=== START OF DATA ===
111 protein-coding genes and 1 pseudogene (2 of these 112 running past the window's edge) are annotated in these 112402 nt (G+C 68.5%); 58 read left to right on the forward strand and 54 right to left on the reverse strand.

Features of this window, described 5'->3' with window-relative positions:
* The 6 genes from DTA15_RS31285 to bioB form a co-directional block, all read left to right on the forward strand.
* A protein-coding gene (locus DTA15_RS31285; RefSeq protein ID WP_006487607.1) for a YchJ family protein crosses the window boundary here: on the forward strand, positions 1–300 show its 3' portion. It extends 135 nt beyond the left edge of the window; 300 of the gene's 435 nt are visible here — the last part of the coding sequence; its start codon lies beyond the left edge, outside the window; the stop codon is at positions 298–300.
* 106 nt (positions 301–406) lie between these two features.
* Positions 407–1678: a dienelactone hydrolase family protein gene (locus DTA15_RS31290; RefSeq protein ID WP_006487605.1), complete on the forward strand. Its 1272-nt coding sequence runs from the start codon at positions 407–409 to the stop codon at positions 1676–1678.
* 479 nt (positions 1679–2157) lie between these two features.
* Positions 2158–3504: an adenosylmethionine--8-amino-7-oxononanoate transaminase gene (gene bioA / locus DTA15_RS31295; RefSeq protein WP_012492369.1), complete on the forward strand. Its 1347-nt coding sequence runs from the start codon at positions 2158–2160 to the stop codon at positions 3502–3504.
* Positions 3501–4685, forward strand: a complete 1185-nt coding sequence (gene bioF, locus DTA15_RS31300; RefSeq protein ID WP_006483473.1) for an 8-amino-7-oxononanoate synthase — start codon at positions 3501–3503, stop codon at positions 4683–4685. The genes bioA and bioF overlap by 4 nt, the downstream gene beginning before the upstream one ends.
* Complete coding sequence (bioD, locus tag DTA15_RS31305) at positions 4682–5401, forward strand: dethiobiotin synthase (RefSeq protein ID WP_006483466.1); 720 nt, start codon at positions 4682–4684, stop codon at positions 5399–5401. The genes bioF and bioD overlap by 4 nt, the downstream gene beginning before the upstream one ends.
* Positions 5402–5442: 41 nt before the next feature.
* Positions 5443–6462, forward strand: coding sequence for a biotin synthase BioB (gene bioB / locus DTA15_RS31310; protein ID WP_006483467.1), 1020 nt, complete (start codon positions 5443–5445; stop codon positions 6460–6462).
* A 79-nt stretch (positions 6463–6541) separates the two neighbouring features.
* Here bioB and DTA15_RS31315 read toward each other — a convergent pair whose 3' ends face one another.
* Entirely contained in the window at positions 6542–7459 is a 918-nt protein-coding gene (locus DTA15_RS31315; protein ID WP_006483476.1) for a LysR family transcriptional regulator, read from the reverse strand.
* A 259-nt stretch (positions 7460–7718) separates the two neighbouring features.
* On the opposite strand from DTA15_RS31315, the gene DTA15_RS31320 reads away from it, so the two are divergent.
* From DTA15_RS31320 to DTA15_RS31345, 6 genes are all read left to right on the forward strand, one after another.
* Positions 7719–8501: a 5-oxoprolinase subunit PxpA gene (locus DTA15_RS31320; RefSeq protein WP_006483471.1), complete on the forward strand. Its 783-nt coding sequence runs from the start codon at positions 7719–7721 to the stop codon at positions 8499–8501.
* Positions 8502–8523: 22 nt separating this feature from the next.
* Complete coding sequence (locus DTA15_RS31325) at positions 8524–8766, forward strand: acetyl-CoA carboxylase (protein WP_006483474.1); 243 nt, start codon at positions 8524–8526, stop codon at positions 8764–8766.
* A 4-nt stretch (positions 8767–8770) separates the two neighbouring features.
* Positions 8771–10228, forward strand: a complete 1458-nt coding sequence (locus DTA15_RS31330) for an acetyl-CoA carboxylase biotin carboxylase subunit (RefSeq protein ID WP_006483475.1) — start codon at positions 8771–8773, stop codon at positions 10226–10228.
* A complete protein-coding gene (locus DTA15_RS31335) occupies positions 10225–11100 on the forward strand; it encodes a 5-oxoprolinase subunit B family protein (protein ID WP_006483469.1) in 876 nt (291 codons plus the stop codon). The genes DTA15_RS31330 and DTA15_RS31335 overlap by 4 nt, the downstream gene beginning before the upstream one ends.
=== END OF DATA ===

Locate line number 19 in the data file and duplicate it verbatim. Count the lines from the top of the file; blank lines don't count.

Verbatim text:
* Positions 7719–8501: a 5-oxoprolinase subunit PxpA gene (locus DTA15_RS31320; RefSeq protein WP_006483471.1), complete on the forward strand. Its 783-nt coding sequence runs from the start codon at positions 7719–7721 to the stop codon at positions 8499–8501.